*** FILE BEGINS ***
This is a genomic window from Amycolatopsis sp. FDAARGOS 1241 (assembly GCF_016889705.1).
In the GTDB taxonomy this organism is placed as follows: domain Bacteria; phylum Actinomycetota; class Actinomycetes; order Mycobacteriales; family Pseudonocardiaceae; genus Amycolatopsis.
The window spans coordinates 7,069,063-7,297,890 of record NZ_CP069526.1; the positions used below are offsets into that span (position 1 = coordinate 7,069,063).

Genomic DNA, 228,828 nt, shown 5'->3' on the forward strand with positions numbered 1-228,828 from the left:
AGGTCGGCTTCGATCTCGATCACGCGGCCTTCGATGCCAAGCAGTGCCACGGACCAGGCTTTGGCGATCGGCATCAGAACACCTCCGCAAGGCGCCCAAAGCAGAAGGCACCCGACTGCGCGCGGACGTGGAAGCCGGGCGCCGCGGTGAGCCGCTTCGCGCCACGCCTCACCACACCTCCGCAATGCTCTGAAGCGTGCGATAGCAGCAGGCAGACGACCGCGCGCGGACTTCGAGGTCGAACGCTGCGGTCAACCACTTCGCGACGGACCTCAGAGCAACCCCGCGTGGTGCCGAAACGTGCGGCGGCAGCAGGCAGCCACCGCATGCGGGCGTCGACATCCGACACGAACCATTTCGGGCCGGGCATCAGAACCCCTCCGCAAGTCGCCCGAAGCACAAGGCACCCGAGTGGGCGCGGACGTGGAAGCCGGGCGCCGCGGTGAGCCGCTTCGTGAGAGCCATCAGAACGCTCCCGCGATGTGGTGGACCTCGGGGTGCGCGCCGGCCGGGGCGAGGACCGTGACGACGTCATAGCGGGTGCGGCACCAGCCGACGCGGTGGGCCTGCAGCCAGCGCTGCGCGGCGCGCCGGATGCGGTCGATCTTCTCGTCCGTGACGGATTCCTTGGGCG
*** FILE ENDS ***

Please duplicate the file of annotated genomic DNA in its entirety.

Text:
This is a genomic window from Amycolatopsis sp. FDAARGOS 1241 (assembly GCF_016889705.1).
In the GTDB taxonomy this organism is placed as follows: domain Bacteria; phylum Actinomycetota; class Actinomycetes; order Mycobacteriales; family Pseudonocardiaceae; genus Amycolatopsis.
The window spans coordinates 7,069,063-7,297,890 of record NZ_CP069526.1; the positions used below are offsets into that span (position 1 = coordinate 7,069,063).

Genomic DNA, 228,828 nt, shown 5'->3' on the forward strand with positions numbered 1-228,828 from the left:
AGGTCGGCTTCGATCTCGATCACGCGGCCTTCGATGCCAAGCAGTGCCACGGACCAGGCTTTGGCGATCGGCATCAGAACACCTCCGCAAGGCGCCCAAAGCAGAAGGCACCCGACTGCGCGCGGACGTGGAAGCCGGGCGCCGCGGTGAGCCGCTTCGCGCCACGCCTCACCACACCTCCGCAATGCTCTGAAGCGTGCGATAGCAGCAGGCAGACGACCGCGCGCGGACTTCGAGGTCGAACGCTGCGGTCAACCACTTCGCGACGGACCTCAGAGCAACCCCGCGTGGTGCCGAAACGTGCGGCGGCAGCAGGCAGCCACCGCATGCGGGCGTCGACATCCGACACGAACCATTTCGGGCCGGGCATCAGAACCCCTCCGCAAGTCGCCCGAAGCACAAGGCACCCGAGTGGGCGCGGACGTGGAAGCCGGGCGCCGCGGTGAGCCGCTTCGTGAGAGCCATCAGAACGCTCCCGCGATGTGGTGGACCTCGGGGTGCGCGCCGGCCGGGGCGAGGACCGTGACGACGTCATAGCGGGTGCGGCACCAGCCGACGCGGTGGGCCTGCAGCCAGCGCTGCGCGGCGCGCCGGATGCGGTCGATCTTCTCGTCCGTGACGGATTCCTTGGGCG